The first and foremost factor to consider is whether the commission-based transactions are in the client's best interest. Will they provide value-added products or services consistent with the client's objectives? Is the CPA firm equipped to provide the services and does it feel confident in the third-party vendors it has chosen to help obtain commission-based services and products? If the answer to these questions is "no," the CPA firm is not ready to offer such services.

In developing a business plan, the following questions must be answered to be able to decide whether a commission-based practice is right for the firm:

* What additional services and products should be provided?

* Does the firm have the appropriate education, licensure, and expertise to offer these services?

* Have the partners thoroughly examined the professional background and reputation of the recommended third parties, ensuring these vendors are ethical and reputable businesspeople?

* How can the firm protect its reputation for independence and objectivity while offering commission-based services and products?

* Is the firm prepared to make the requisite disclosure to clients whose transactions with third-party vendors would result in commissions?

* Is the firm properly structured to offer these commission-based services and products?

* Can the firm maintain its fiduciary obligations in accepting commission-based fees?

* Has the firm obtained sufficient legal advice to determine that all applicable laws and regulations are being

It is especially important to determine if the firm's liability coverage extends to commission-based activities. The firm should consult with its insurance carrier to make sure the partners and the firm have adequate coverage.

Similarly, third-party vendors should provide the firm with evidence that they have adequate liability insurance or a sufficient asset base to support their dealings with the firm. It is advisable to consult with the firm's insurance provider to get a firm grasp of the situation.

Structuring the Firm for Commission-Based Services

A few years ago, the partners at Braverman, Codron & Co., a firm in Beverly Hills, Calif., determined that switching to commission-based fees would be in their clients' best interest. The firm does estate planning work, and its partners noted that some of the more creative estate planning strategies involved the use of tax-advantaged insurance. The Braverman, Codron partners could have recommended that their clients obtain these products from insurance brokers. But as a CPA firm, the partners could not receive revenue from their recommendations.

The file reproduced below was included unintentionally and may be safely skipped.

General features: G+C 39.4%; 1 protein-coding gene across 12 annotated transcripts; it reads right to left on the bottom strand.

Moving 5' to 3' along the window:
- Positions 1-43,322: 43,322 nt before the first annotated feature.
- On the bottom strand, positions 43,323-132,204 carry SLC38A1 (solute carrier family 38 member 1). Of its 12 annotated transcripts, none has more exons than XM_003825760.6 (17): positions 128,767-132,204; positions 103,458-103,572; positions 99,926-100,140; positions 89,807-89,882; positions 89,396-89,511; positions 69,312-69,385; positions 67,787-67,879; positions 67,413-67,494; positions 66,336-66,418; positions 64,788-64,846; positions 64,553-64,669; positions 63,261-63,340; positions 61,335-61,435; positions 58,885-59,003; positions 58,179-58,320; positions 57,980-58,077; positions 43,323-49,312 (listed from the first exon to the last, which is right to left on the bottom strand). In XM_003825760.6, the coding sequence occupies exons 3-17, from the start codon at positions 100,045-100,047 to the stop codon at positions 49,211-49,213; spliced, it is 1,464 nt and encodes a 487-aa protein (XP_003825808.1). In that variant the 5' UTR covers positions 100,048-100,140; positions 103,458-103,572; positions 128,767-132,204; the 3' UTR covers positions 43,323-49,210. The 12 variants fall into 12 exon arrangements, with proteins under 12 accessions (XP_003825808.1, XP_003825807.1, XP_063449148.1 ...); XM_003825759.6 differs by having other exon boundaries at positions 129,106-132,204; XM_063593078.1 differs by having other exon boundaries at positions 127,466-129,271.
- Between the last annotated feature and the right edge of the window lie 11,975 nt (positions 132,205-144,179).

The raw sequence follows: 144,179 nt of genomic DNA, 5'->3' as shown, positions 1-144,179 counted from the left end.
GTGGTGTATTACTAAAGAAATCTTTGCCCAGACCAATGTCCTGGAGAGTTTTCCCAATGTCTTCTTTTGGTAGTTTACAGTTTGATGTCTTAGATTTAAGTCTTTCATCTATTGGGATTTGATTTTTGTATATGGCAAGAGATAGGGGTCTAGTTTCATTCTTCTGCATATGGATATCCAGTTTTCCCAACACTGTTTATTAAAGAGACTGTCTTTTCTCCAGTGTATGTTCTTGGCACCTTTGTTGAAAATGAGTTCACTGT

The partners decided to form a separate entity to provide their clients with a variety of financial planning services--including tax, investment advisory, estate planning, and insurance--for which the entity would be able to accept commissions. The firm formed alliances with insurance and investment professionals. Some of the partners proceeded to obtain the required insurance and securities licenses necessary to offer these new products.

Braverman, Codron's strategy is typical of many CPA firms that create separate entities to offer particular commission-based services. Accountants who work for these subsidiaries receive the training and education needed to become licensed real estate brokers, insurance brokers, securities dealers, financial planners or other professionals. Or a CPA could obtain a license and join a large brokerage or commercial entity that specializes in a commission-based service.

But what about firms that lack the size, resources, or wherewithal to create subsidiaries or form alliances with large brokerages, real estate firms, or insurance agents? How can they reorganize their companies to be able to accept commissions? The best place to start is with legal advice from an attorney with expertise in commission-based operations and knowledge of the many disclosure requirements.